Should I bother? (long)

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Should I bother? (long)

Postby akashafive on Fri Feb 06, 2009 10:31 am

Hello, I need some advice regarding appealing an insurance claim denial.

Basically, I've provided several sessions as a provider for MVP's TriVantage plan which covers massage therapy, beginning back in March of 2008, and going through October 2008. I've been denied and need to provide a "brief, clear explanation" supporting why I should be paid (the claims only total $90). This is causing me a lot of frustration as I have no idea how to provide the requested info briefly when it involves so much!

(Background)
The person who contacted me about signing on to the program, stated that I'd be provided with training on the procedures and paperwork involved. Needless to say all I got was an email with a CMS1500 form, a form for the client to sign saying they'd pay if the insurance wouldn't, and another paper stating which plans covered mt and how much the clients co-pay would be (50%).

Beginning in March with the first client, I began filling out the claim forms and mailing them in (to who I now know was a third party), only to be denied because of missing or invalid information. I continued to correct my mistakes and resubmit, eventually I received a payment, but for the wrong amount because once again I had made a mistake on the form. And yes, I had been getting help from other LMT's where I worked who had a lot of experience filing claims, but as those were for no-fault, and mine weren't, I guess there were several differences.

The denial letters I received had a payee ID that allowed me to register on MVP's providers website, and recognized me as such in their system, this led me to believe I could submit my claims online and save a lot of time and paperwork. I did just that, and when I checked up on the status, I was thrilled to see payment had been issued for the correct amount in October 2008 (it never said to whom it had been issued, though).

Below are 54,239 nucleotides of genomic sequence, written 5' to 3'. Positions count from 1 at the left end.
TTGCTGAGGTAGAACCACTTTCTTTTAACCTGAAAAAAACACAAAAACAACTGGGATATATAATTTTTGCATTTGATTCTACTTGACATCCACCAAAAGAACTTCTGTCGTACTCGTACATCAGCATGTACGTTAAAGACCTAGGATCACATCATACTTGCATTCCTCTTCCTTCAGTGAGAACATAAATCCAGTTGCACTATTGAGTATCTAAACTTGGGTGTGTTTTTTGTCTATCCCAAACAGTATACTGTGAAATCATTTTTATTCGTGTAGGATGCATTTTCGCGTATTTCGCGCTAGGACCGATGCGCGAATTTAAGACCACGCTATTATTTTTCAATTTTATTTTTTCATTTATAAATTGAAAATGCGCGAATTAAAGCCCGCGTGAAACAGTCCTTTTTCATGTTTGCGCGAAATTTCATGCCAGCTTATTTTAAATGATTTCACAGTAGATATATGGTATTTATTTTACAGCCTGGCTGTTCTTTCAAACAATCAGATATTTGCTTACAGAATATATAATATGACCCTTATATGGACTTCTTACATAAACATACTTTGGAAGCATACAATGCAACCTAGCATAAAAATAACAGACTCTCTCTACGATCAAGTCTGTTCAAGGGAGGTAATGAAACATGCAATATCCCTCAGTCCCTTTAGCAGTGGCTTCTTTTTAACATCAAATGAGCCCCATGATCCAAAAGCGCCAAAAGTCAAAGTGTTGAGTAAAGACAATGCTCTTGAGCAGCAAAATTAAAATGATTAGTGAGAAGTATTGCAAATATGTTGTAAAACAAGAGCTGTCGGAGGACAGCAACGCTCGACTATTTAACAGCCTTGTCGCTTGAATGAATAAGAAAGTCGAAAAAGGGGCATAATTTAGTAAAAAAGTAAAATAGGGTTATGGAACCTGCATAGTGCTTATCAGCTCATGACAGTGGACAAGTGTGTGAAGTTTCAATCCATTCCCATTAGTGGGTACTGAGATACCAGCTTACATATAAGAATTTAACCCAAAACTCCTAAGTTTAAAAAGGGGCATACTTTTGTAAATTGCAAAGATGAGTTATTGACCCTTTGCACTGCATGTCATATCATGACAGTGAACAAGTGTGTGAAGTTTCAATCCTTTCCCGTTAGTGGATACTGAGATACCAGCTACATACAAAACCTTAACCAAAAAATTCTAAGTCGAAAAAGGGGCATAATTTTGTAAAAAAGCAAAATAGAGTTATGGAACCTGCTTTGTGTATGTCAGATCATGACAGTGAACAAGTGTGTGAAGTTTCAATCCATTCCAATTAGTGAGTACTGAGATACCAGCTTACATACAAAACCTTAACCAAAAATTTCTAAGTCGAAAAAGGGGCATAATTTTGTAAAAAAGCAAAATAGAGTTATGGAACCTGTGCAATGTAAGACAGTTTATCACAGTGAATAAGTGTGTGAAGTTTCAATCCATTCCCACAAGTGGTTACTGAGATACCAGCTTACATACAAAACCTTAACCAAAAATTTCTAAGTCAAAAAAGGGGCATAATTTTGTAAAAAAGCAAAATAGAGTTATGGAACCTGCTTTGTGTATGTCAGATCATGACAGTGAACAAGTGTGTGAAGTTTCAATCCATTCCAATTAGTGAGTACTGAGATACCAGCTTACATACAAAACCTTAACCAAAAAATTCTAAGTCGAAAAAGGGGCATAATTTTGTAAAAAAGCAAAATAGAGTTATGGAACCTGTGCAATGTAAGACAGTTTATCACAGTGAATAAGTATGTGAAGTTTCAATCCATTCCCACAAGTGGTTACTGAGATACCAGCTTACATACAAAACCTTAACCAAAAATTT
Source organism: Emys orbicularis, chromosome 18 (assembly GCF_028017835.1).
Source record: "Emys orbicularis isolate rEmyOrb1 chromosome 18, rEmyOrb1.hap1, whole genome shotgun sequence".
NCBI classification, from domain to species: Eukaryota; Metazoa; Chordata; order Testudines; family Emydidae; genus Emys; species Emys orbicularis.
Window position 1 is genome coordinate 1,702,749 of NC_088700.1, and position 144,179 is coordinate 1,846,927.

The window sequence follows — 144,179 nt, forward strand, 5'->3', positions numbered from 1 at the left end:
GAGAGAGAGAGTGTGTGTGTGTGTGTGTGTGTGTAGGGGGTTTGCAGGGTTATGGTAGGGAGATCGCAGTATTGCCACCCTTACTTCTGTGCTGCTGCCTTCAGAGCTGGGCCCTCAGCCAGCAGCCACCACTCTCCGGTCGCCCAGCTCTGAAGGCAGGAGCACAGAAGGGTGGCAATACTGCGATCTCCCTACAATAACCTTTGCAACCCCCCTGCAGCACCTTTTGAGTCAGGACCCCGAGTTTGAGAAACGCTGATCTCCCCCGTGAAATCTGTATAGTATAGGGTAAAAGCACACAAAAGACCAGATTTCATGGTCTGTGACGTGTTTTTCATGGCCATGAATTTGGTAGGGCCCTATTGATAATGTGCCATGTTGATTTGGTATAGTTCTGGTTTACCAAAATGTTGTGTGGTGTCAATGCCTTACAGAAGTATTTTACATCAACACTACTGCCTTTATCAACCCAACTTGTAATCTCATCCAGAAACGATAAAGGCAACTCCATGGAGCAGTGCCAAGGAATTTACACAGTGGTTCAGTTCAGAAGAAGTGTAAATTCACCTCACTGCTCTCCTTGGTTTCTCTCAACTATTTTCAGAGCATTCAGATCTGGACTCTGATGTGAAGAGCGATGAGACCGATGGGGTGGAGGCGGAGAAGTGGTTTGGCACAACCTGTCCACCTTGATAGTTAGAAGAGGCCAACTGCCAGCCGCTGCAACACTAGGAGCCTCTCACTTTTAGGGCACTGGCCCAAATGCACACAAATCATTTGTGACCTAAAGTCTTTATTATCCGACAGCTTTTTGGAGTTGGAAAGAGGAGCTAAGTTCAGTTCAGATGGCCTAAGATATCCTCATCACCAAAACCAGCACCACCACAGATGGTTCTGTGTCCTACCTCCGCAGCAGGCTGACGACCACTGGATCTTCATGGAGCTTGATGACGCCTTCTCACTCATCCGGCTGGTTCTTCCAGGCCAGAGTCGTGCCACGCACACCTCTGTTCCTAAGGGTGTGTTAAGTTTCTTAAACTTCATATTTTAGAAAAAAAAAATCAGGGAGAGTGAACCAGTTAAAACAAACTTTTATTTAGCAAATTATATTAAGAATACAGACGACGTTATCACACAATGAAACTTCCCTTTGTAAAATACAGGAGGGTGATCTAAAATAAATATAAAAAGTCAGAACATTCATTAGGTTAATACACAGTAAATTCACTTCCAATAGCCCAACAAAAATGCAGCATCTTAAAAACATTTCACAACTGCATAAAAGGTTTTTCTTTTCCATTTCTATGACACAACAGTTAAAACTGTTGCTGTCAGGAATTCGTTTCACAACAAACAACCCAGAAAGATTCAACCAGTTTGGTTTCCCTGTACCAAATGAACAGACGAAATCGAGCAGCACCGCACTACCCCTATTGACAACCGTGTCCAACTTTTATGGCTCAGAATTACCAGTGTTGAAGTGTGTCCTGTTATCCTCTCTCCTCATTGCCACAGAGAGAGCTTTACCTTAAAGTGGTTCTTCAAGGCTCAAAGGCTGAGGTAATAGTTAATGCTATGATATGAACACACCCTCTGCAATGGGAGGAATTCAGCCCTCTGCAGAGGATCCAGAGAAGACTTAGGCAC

In December, I still had not received the check. After calling MVP, it turned out I could only to submit to the third party via mail, who then submitted to MVP, who issues the payment to the third party, who then pays me. Since I submitted to MVP directly, the third party had no paperwork to connect with the payment MVP sent them after processing my claims. The third party told me to resubmit the claims via fax. By this time it was the beginning of January 2009. Shortly there after, I received a fax of the denial letters stating the time limit for filing had expired (90 days from date of service). At no time during this whole fiasco of submitting, being denied, and resubmitting, had I ever been told I was beyond the filing time period.

To make matters more complicated, I've actually left my practice and have moved out of state. I have been relying on the office manager at the center I worked at to be a go between.

I feel like giving up.

Thanks to anyone who has read all this, and I'd appreciate any words of advice or thoughts you might have.

-Lauren
-Akasha
"Happiness is a journey, not a destination."
-Nancy Giles
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akashafive
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Postby mtnlionz on Fri Feb 06, 2009 11:31 am